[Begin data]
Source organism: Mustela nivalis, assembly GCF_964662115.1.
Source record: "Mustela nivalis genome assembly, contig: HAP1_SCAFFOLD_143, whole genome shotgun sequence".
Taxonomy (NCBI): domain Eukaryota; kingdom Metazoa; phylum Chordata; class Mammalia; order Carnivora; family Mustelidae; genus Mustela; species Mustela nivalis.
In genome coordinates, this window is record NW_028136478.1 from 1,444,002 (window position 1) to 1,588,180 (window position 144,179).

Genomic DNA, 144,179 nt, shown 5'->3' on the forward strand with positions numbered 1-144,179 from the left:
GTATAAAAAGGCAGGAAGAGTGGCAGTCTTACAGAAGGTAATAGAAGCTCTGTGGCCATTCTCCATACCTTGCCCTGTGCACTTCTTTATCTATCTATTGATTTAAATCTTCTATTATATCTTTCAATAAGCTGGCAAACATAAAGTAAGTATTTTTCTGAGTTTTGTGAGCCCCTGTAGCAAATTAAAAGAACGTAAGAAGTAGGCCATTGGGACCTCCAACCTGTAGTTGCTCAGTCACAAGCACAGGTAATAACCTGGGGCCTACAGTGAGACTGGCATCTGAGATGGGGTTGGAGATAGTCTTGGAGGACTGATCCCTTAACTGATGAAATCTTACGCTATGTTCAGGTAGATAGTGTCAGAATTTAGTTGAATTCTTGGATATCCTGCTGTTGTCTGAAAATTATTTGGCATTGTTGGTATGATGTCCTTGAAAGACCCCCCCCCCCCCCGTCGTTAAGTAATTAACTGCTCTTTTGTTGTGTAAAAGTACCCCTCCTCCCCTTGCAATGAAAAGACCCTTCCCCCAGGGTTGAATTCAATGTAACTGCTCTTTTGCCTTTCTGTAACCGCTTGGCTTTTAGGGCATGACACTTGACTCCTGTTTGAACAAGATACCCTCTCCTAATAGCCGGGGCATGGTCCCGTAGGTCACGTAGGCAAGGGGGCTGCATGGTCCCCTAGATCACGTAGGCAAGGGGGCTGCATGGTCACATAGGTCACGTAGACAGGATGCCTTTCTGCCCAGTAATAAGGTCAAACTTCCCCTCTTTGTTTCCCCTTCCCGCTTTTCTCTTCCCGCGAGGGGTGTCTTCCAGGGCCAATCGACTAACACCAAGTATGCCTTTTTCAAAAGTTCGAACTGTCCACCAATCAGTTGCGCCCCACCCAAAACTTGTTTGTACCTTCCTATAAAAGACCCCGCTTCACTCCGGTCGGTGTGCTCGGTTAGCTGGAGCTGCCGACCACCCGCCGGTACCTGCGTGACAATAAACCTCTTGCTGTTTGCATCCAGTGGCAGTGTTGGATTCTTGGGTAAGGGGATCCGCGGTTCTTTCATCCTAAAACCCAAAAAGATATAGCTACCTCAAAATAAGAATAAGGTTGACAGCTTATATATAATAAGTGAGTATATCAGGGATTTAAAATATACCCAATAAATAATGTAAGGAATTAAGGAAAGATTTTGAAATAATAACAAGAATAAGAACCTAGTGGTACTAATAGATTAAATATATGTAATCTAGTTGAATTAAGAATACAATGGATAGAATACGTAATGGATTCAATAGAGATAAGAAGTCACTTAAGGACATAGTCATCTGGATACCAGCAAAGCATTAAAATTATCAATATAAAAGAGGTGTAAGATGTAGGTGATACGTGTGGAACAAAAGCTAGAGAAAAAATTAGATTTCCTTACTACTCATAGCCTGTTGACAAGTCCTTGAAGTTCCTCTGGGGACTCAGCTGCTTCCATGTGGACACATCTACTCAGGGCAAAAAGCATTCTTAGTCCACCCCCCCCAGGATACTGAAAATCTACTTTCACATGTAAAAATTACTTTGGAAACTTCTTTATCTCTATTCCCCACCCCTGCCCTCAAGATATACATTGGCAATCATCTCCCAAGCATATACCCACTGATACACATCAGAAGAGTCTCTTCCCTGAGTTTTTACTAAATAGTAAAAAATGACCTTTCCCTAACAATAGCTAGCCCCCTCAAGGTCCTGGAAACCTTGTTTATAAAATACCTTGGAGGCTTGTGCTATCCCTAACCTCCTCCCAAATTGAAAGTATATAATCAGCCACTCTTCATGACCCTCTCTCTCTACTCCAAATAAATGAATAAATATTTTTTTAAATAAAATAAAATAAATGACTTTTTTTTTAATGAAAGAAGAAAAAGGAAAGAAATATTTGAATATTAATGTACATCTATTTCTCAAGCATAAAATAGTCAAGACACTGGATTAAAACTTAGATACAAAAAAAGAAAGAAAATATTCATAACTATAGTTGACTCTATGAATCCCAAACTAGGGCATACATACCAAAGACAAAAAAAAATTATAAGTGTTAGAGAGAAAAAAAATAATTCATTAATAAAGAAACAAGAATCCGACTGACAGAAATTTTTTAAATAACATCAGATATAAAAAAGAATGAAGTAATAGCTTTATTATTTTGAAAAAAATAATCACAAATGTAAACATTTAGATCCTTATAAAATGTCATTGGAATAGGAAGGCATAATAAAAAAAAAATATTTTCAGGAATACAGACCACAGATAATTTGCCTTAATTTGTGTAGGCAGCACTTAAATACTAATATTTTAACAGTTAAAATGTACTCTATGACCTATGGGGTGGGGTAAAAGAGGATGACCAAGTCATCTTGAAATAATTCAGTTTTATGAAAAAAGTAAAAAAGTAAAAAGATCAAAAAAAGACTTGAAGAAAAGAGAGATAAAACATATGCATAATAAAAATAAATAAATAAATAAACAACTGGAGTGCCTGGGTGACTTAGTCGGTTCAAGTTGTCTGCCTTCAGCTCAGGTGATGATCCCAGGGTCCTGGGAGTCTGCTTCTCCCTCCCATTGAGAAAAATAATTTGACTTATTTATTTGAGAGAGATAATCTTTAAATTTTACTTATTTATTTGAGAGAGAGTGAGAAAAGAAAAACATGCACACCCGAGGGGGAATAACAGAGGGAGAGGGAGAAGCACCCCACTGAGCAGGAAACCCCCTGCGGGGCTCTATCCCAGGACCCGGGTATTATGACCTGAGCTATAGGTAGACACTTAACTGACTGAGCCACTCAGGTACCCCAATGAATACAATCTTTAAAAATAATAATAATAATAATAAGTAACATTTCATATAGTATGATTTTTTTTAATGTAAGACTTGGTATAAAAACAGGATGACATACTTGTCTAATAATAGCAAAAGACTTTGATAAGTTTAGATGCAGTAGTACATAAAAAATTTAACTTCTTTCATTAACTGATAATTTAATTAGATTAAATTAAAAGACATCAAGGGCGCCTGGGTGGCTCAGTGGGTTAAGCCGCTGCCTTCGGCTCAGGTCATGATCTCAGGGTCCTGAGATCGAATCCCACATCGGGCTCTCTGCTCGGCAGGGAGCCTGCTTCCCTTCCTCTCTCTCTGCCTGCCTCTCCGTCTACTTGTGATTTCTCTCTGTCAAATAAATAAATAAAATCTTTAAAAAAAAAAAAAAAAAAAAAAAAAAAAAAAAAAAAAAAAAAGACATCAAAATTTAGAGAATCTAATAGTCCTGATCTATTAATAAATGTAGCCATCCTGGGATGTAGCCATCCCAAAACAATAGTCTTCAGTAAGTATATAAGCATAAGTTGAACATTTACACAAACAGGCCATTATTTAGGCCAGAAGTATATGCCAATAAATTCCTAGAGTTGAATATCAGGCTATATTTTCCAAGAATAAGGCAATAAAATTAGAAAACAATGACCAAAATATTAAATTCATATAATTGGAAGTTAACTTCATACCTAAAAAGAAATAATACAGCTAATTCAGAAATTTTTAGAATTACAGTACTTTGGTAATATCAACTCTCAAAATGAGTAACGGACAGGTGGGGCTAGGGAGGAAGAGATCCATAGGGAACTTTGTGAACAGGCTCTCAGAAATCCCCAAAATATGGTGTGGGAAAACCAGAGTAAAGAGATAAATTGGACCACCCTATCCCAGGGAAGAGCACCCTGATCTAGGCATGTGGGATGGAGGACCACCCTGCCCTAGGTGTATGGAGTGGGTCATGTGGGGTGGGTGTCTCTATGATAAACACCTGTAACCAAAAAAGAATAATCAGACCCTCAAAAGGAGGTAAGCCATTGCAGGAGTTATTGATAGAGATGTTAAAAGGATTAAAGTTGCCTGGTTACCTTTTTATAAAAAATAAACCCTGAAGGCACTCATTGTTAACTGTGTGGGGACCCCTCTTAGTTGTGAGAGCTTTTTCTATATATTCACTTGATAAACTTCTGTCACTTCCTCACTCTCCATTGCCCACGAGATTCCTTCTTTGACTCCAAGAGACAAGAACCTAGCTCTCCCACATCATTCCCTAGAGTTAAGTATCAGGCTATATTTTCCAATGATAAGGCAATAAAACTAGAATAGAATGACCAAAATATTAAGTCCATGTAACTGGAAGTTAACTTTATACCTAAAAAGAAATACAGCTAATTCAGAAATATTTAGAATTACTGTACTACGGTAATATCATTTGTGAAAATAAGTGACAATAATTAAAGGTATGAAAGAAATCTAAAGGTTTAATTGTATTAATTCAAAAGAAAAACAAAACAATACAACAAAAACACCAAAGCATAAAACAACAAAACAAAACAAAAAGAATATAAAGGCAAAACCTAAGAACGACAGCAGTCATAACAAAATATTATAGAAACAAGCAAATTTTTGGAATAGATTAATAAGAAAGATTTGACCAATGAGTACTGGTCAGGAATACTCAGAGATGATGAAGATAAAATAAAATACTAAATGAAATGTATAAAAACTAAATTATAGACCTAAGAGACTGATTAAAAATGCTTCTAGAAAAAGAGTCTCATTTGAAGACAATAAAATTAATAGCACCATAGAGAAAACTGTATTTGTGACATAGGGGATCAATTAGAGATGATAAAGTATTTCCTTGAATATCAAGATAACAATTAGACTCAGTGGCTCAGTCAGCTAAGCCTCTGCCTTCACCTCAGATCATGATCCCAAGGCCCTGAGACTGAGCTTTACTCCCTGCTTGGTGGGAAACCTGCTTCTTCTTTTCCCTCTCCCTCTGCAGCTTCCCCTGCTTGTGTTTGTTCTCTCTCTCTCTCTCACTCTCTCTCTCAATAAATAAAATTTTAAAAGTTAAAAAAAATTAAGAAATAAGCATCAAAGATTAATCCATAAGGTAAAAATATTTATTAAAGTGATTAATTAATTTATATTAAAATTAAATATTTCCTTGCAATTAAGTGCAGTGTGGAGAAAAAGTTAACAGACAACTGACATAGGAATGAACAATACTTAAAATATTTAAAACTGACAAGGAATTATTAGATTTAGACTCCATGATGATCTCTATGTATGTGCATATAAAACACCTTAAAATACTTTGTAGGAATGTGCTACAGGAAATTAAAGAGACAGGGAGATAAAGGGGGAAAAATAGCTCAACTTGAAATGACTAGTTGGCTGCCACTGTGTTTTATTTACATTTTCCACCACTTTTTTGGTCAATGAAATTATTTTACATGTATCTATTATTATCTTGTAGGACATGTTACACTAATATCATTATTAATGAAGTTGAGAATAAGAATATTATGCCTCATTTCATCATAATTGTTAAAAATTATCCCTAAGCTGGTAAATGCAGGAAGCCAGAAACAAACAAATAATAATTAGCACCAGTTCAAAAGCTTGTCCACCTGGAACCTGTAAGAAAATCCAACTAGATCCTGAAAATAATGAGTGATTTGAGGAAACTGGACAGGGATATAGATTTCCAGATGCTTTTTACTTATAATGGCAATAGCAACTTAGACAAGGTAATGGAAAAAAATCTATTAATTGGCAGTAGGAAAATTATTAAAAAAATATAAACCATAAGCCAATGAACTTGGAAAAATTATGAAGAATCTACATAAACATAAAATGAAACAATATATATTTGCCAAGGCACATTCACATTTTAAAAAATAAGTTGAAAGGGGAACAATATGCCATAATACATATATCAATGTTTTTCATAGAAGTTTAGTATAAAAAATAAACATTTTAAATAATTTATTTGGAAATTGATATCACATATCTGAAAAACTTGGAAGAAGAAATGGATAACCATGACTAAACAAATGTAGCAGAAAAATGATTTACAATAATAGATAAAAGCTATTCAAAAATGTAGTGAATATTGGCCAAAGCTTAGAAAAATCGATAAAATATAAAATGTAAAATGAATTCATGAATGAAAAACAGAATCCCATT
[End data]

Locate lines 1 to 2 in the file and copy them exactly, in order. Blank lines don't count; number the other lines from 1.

Source organism: Mustela nivalis, assembly GCF_964662115.1.
Source record: "Mustela nivalis genome assembly, contig: HAP1_SCAFFOLD_143, whole genome shotgun sequence".